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The Relationship between the Prevalence of the Urgent and Emergency Care Vanguard Participance and Delayed Transfers of Care in English Local Authorities

Malisauskaite, Gintare, Jones, Karen, Lau, Yiu-Shing, Sutton, Matthew, Checkland, Katherine, Morciano, Marcello (2023) The Relationship between the Prevalence of the Urgent and Emergency Care Vanguard Participance and Delayed Transfers of Care in English Local Authorities. Health & Social Care in the Community, 2023 . Article Number 8365147. ISSN 1365-2524. (doi:10.1155/2023/8365147) (KAR id:100121)


This paper examines the relationship between the prevalence of the urgent and emergency care vanguard (UEC) at the local authority level and their delayed transfers of care (DTOC) rates in England. We created a novel measure of exposure to UEC vanguards based on the residence of patients who used UEC partner hospitals, and we group it by the level of exposure (high, medium, low, none). We use this measure to estimate the effect of UEC vanguards on DTOC rates and then on DTOC rates by sector and a range of reasons associated with the delay. The analysis was run at the local authority level (LA) using quarterly data from NHS England for 150 English LAs from the years 2012–2017. We find a statistically significant UEC exposure effect of around 0.3% reduction in total DTOC to a 1% increase of UEC exposure (equivalent to 775 DTOC days per local authority per quarter in high UEC exposure areas), a result robust to various specification checks. Nonacute sector DTOC was found to be more responsive to UEC vanguards in comparison to acute sector DTOC (0.4% and 0.3% reductions, respectively, to every 1% of UEC exposure). DTOC due to social care was particularly responsive to UEC exposure (0.7% reduction to 1% exposure). DTOC reasons associated with the highest impact of UEC exposure were as follows: awaiting a care package at own home, waiting for further NHS nonacute care, and completion of assessment (reductions of 0.5%, 0.3%, and 0.3% to 1% exposure, respectively). All three reasons were originally associated with the largest number of DTOC days. These findings further advocate for UEC vanguards having been successful at alleviating the pressure on hospitals related to DTOC.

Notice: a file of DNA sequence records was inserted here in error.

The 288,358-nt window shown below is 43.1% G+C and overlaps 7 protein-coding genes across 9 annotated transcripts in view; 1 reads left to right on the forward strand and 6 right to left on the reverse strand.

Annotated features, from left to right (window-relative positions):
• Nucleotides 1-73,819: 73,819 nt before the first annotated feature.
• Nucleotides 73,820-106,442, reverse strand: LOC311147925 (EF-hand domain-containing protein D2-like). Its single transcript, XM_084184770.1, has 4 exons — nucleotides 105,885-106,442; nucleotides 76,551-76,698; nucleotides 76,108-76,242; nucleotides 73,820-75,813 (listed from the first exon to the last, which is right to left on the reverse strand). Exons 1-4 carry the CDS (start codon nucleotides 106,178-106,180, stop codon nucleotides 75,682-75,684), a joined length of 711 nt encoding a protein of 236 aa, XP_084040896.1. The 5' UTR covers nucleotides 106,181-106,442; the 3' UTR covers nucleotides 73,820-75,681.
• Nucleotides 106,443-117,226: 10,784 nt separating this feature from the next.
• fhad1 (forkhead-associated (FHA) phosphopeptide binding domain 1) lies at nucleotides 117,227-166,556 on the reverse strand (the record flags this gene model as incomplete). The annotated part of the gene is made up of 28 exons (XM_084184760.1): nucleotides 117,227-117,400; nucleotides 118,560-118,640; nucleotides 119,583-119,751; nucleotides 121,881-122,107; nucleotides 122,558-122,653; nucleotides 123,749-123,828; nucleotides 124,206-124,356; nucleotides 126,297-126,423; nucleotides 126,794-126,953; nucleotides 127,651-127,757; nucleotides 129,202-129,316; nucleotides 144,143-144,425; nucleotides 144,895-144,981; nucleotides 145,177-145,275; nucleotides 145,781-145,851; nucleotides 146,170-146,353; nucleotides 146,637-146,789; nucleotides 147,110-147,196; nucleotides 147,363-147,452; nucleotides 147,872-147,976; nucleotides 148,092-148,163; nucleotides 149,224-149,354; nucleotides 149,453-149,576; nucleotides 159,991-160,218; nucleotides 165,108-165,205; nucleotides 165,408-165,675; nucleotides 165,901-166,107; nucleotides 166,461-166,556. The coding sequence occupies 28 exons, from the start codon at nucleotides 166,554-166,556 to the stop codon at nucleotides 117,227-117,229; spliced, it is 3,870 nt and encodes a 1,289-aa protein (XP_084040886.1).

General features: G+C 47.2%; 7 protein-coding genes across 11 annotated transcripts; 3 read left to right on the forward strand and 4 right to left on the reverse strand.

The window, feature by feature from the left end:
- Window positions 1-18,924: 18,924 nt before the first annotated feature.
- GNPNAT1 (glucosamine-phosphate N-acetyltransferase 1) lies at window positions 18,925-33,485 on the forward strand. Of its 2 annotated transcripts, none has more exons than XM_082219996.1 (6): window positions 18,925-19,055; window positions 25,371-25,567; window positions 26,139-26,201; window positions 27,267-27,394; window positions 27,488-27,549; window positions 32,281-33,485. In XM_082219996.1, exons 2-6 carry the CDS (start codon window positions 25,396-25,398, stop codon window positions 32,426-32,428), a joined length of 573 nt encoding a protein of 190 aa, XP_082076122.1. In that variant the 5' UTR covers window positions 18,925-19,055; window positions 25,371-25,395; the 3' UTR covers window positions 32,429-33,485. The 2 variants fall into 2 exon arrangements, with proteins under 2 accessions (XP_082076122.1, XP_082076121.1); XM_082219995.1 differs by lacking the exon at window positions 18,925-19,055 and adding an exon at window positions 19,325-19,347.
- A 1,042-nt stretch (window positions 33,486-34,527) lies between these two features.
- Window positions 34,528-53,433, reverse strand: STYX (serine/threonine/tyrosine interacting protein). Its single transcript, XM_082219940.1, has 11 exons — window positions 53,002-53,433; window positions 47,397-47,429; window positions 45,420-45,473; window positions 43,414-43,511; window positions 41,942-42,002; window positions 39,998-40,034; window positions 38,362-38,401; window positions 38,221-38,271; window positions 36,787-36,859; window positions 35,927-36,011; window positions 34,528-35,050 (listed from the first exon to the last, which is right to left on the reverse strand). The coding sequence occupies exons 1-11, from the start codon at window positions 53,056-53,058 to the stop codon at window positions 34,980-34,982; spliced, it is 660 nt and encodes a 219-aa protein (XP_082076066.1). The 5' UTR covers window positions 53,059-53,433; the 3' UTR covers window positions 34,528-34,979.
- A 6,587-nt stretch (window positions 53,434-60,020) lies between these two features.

Item Type: Article
DOI/Identification number: 10.1155/2023/8365147
Uncontrolled keywords: Public Health, Environmental and Occupational Health, Health Policy, Sociology and Political Science, Social Sciences (miscellaneous)
Subjects: H Social Sciences
H Social Sciences > HV Social pathology. Social and public welfare
Divisions: Divisions > Division for the Study of Law, Society and Social Justice > School of Social Policy, Sociology and Social Research > Personal Social Services Research Unit
Funders: NIHR Academy (
SWORD Depositor: JISC Publications Router
Depositing User: JISC Publications Router
Date Deposited: 17 Feb 2023 14:27 UTC
Last Modified: 12 Dec 2023 14:09 UTC
Resource URI: (The current URI for this page, for reference purposes)

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